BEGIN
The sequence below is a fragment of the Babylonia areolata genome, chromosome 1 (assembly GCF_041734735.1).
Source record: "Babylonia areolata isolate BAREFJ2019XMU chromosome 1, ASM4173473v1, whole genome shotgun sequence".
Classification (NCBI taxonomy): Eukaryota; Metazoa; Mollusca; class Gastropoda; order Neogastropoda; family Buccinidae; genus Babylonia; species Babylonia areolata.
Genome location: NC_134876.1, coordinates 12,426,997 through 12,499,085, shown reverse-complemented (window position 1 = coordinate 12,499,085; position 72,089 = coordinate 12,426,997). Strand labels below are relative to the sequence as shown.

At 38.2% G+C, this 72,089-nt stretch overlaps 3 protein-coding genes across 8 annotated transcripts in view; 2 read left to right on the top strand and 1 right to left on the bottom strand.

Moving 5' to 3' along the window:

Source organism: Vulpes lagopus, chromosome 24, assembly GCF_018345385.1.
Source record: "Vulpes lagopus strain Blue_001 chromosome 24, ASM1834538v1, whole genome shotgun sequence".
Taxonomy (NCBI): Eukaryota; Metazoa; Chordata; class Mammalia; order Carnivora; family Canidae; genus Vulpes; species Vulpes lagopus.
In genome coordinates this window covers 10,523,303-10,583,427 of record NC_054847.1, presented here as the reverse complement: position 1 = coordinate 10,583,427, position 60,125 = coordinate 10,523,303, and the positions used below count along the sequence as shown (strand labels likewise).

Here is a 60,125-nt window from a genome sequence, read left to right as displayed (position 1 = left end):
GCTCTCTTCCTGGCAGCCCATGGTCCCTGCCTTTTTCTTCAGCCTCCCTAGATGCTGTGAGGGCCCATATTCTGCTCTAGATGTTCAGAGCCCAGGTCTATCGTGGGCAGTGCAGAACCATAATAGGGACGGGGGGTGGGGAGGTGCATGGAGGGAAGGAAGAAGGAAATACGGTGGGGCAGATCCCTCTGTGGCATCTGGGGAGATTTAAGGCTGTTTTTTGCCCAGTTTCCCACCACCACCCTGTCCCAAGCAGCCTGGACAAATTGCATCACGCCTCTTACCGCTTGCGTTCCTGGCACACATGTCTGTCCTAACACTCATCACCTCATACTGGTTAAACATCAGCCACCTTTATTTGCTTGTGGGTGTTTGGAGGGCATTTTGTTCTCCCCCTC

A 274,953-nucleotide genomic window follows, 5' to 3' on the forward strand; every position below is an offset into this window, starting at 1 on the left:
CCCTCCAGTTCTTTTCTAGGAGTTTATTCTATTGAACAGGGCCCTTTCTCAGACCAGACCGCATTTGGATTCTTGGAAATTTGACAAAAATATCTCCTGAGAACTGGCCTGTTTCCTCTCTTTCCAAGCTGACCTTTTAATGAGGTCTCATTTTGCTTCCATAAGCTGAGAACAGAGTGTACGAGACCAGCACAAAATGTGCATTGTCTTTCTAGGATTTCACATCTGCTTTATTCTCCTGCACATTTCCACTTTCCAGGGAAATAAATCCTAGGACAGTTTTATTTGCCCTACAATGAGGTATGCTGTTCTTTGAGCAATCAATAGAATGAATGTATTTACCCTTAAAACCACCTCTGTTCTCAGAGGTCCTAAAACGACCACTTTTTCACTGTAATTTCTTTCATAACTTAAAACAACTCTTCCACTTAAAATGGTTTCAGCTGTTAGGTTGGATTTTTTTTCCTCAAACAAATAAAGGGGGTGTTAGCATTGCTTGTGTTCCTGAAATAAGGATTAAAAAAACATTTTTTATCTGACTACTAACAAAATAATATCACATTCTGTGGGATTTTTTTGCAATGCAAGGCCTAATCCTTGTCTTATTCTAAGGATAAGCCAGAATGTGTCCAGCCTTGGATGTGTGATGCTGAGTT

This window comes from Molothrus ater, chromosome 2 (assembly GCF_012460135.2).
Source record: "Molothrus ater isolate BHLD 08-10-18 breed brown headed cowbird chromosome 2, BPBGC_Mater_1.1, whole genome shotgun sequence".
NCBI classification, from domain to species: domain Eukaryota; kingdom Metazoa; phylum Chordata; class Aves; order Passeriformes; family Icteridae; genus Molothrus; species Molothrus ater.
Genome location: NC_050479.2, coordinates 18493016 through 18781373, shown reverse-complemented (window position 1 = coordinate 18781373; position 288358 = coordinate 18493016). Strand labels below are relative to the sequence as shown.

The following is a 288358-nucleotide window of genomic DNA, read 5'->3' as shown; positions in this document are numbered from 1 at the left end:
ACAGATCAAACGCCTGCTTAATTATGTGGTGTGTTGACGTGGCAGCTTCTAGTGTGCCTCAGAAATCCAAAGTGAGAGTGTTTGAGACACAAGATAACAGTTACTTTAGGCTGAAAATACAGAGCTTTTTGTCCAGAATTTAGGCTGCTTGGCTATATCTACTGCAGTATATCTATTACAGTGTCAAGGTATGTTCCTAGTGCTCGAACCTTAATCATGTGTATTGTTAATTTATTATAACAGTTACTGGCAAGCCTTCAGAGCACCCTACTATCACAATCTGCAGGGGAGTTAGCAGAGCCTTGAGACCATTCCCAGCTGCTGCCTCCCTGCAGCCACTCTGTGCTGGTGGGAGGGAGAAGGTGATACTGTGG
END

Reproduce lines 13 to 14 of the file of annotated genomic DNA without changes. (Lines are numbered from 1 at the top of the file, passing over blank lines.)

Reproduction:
A 274,953-nucleotide genomic window follows, 5' to 3' on the forward strand; every position below is an offset into this window, starting at 1 on the left:
CCCTCCAGTTCTTTTCTAGGAGTTTATTCTATTGAACAGGGCCCTTTCTCAGACCAGACCGCATTTGGATTCTTGGAAATTTGACAAAAATATCTCCTGAGAACTGGCCTGTTTCCTCTCTTTCCAAGCTGACCTTTTAATGAGGTCTCATTTTGCTTCCATAAGCTGAGAACAGAGTGTACGAGACCAGCACAAAATGTGCATTGTCTTTCTAGGATTTCACATCTGCTTTATTCTCCTGCACATTTCCACTTTCCAGGGAAATAAATCCTAGGACAGTTTTATTTGCCCTACAATGAGGTATGCTGTTCTTTGAGCAATCAATAGAATGAATGTATTTACCCTTAAAACCACCTCTGTTCTCAGAGGTCCTAAAACGACCACTTTTTCACTGTAATTTCTTTCATAACTTAAAACAACTCTTCCACTTAAAATGGTTTCAGCTGTTAGGTTGGATTTTTTTTCCTCAAACAAATAAAGGGGGTGTTAGCATTGCTTGTGTTCCTGAAATAAGGATTAAAAAAACATTTTTTATCTGACTACTAACAAAATAATATCACATTCTGTGGGATTTTTTTGCAATGCAAGGCCTAATCCTTGTCTTATTCTAAGGATAAGCCAGAATGTGTCCAGCCTTGGATGTGTGATGCTGAGTT